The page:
The first time out on the Corvus did not disappoint (well, except for my friends, who had to wait for me).
Immediately upon dropping on to our local quick lap that was pasted with 8-10” of fresh, I was treated to high-speed pow skiing, and could effortlessly transition between GS and slarved turns with just a slight shift in stance.
I spent a good portion of the 15/16 season on the Corvus / Kingpin setup, and was impressed by this touring setup’s versatility and ability to charge.
Note: Corvus + Kingpin 13 vs. Corvus + Look Pivot 14 WTR
For the record, it wasn’t till later that I realized that I’d been handcuffing the regular Corvus by putting an AT binding on them, even the best-skiing AT binding, the Kingpin 13.
I’ll fast-forward here a bit to the day when Jonathan sent me the Corvus Freebird to review. I took the Kingpins off the regular Corvus and put them on the Freebird, then mounted a Look Pivot 14 WTR binding to the Corvus. The Pivot 14 completely changed the behavior of the Corvus. While demanding a lot of control and input when mounted with AT bindings, the Looks provided the leverage needed to really let the Corvus flourish, and provided the power transmission to drive the ski in any condition. It’s worth keeping this in mind: we still love the Kingpin, but in terms of pure downhill performance, it is not the same as an excellent dedicated-alpine binding.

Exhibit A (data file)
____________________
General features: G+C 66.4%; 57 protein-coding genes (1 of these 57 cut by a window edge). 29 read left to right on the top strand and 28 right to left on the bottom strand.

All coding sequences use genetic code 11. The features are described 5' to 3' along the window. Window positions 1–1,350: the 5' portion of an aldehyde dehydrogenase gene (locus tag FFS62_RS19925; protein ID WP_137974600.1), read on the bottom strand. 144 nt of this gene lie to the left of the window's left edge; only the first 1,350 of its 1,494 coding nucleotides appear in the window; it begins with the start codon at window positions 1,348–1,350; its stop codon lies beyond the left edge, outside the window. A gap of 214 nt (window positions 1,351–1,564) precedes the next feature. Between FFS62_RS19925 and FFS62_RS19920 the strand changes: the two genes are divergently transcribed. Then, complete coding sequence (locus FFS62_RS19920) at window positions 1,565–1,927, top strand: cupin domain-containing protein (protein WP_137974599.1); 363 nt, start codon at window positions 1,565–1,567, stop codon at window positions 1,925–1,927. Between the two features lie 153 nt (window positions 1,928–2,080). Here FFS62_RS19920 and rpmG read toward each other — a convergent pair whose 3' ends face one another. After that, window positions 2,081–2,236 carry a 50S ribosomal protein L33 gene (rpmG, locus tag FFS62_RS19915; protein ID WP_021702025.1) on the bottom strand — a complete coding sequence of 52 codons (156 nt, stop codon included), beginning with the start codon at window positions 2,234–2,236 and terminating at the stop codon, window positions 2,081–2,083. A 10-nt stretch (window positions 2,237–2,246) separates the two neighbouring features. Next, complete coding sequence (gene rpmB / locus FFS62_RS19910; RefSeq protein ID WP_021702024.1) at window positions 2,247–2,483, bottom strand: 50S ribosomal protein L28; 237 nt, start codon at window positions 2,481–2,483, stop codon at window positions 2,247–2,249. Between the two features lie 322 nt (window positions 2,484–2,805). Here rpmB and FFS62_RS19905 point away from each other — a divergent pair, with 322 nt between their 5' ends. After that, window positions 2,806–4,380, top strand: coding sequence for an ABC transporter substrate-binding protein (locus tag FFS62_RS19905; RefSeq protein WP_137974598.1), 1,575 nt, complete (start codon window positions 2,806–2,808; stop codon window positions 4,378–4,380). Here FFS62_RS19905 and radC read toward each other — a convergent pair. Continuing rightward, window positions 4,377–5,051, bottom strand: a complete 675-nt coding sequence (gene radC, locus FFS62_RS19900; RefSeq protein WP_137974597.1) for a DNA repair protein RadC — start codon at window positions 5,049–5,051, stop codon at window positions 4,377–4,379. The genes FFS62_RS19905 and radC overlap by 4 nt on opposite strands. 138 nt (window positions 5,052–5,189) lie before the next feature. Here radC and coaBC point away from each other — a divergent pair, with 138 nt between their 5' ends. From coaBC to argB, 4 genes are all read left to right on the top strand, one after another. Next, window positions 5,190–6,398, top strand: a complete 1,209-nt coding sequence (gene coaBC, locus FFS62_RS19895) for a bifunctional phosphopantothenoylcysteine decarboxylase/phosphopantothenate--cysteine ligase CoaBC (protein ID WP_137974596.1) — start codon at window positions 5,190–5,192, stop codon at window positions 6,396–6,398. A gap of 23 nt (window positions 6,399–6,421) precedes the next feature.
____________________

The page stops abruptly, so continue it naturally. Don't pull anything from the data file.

On the Pivot 14s, the Corvus still needed to be skied with power (even with the added leverage), but you are rewarded with even more stability at speed through big turns. In conversation with guides who have a quiver of Black Crows skis, they noted that they steer clients toward the Anima or Nocta, since the softer character of those two skis makes them as versatile as the Corvus in deep snow, but more forgiving for those who aren’t into the “game on always” mindset. Yet for a ski that is very good at high speed, the Corvus has a large sweet spot, and is only intolerant of full-on backseat skiing.
For the record, I don’t regret having mounted the regular Corvus with AT bindings. On Kingpins, I was still able to ski hard on the Corvus through inbounds and backcountry crap snow. But with a pair of Pivot 14 WTRs, I would say that the Corvus is as good as any comparable ski that I’ve been on (e.g., Dynastar Pro Rider XXL, Scott Punisher 110).